As far as what I teach — if the course requires the use of a Computer, I teach it; Computer Science + Computer Science Principles, STEM (Science, Technology, Engineering, and Math), Game Design + Animation, and Digital Graphic Arts.

My Teaching Goals for 2016–2017 are:

  • Computer Science + Computer Science Principles: expand the perception of Computer Science to include the broader concept of Computational Thinking and engage with a larger population (Grades 6–12).
  • STEM: Develop Arduino and Raspberry Pi projects, especially for Robotics.
  • Game Design + Animation: Create a complete game, both Real (Board or Card) and Digital, using a Design Thinking, Agile Game Development process.
  • Digital Graphic Arts: Launch an Online publication for showcasing student work and develop the editorial procedures to support it.

As you may be able to tell, I feel confident about the curriculum that I teach and how to deliver it.

What do you get out of all of this?

One of the inherent difficulties of teaching is that one rarely gets to “live” the content that you teach. English teachers are rarely Authors or Poets. Math teachers are rarely Economists or Statisticians. Science teachers are rarely Researchers or Clinicians. Social study teachers are rarely Historians or Analysts. Physical Education teachers are rarely elite Athletes. Language teachers are rarely Translators.

Interestingly, elective teachers are usually still involved in their community; but I have to confess that I have never published a Game or App or Animated Short or Ad Campaign, even though these are exactly the learning experiences that I try to create for my students.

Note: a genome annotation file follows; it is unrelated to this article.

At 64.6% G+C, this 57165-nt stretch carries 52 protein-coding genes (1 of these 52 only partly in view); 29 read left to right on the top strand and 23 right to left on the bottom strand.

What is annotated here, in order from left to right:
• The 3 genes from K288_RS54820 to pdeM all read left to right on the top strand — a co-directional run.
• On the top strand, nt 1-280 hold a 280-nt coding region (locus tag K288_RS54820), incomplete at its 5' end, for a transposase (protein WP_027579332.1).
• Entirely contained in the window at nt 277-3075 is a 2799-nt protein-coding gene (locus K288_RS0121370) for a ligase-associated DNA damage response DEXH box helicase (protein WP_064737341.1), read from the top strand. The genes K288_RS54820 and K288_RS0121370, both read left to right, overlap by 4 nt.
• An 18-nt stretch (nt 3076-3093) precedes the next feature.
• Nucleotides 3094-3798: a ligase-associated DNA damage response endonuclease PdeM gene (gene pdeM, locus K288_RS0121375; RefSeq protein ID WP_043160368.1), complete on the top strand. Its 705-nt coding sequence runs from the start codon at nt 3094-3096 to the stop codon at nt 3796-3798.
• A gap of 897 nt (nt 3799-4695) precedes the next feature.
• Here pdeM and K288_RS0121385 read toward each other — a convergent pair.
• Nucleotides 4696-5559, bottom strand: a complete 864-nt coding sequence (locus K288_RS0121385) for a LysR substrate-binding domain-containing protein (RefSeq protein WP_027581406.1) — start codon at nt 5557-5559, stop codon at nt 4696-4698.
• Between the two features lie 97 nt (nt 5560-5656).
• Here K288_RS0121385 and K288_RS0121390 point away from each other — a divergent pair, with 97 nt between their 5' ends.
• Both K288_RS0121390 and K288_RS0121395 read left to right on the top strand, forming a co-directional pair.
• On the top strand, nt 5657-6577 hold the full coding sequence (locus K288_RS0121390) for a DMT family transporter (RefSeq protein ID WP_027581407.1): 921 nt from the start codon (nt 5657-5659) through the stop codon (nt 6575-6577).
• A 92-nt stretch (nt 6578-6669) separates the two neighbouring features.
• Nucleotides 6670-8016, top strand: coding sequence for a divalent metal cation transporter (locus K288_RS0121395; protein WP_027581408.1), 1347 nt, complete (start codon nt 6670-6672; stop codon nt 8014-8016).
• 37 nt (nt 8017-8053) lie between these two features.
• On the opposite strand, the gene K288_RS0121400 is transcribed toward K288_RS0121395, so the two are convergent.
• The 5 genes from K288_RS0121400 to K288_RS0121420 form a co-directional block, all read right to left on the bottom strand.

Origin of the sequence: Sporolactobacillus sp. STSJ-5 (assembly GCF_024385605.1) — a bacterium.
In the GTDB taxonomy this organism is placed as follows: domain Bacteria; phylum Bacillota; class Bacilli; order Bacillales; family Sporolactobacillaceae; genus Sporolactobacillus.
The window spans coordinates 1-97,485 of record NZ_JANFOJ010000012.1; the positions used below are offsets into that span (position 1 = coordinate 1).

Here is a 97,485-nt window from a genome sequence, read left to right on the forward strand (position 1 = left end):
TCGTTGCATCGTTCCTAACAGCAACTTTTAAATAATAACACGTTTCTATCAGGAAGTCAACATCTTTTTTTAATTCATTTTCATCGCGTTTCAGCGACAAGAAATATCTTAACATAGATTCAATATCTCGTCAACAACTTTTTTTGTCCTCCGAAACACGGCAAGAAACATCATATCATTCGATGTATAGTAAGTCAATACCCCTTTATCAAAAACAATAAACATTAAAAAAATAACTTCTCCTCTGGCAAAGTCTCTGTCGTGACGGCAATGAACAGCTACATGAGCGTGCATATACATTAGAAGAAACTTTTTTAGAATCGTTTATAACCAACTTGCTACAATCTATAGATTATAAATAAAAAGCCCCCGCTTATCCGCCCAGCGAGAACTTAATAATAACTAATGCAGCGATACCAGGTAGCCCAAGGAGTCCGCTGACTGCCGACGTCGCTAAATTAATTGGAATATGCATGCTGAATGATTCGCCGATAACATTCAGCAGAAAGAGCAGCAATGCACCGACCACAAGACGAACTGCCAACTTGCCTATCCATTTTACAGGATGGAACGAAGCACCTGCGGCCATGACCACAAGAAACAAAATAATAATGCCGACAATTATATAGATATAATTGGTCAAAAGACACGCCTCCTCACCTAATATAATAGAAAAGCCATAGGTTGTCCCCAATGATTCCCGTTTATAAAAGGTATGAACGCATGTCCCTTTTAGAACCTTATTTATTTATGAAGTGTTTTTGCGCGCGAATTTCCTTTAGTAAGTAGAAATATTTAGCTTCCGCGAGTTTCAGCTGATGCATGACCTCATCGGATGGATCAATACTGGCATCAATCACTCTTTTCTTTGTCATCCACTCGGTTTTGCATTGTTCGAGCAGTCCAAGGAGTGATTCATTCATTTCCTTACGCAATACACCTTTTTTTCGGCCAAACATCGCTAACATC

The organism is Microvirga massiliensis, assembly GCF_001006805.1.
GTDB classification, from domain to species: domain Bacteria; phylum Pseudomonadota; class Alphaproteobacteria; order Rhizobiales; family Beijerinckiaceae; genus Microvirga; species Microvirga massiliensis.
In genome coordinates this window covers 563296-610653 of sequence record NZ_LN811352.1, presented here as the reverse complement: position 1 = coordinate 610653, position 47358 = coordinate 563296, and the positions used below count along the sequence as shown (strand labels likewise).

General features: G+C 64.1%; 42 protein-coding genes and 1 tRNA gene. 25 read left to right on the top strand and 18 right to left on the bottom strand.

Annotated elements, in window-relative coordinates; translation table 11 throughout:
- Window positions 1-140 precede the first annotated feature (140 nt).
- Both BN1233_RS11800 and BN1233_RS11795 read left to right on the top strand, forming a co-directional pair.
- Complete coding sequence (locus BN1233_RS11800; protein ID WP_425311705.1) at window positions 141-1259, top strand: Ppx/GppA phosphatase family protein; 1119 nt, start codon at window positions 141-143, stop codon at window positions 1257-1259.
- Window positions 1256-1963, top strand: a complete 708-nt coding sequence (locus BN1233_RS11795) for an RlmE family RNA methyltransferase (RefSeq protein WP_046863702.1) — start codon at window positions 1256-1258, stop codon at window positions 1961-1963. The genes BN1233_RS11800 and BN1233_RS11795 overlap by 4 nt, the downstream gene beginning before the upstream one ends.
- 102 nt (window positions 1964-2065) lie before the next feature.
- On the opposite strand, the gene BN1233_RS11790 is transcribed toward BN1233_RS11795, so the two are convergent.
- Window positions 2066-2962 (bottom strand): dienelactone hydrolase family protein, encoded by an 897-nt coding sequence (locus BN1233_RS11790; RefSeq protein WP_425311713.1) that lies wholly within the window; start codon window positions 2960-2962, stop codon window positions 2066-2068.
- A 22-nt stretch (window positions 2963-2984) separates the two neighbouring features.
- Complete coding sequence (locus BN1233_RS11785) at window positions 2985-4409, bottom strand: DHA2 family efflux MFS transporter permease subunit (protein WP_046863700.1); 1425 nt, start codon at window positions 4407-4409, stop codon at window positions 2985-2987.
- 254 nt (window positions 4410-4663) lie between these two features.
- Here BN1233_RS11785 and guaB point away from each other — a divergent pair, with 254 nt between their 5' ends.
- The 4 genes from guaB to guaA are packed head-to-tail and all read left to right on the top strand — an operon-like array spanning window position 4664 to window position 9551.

This publication is an opportunity for me to actually “live” some of the curricula I teach as I plan for and teach my classes in the upcoming school year. As well, publicly documenting the process and the lessons I learn will be a chance for me to give back to my profession.

As someone who has spent almost a decade testing and iterating much of the same “stuff” that the new BC Curriculum appears to be based on, I can help separate some of the wheat from the chaff of implementing Project-Based Learning and the new Applied Design, Skills and Technology curriculum.

What will that look like? 53 articles, spanning a year from July 2nd, 2016 to July 1st, 2017, all available at Redefining the Classroom

Next Step

Empathy and Understanding, the first Design Thinking phase and the biggest stumbling block.




  • Improvements to the writing process: Session Log, Dating EVERY page of writing, adding daily writing to Google Photos for easy review, maintaining Binder for writing that is organized by week.


  • Drop “Commit” — If it is in the Retrospective, it is a “Commitment to Action”. The “Backlog” is the place for items not “Committed to” for “Immediate Action”.


  • Change “Add/Change” to “Improve”
  • Add “Publication” — “Redefining the Classroom”
  • Simplify Retrospective phase of Session Log.
  • Improvement to the Publishing Process.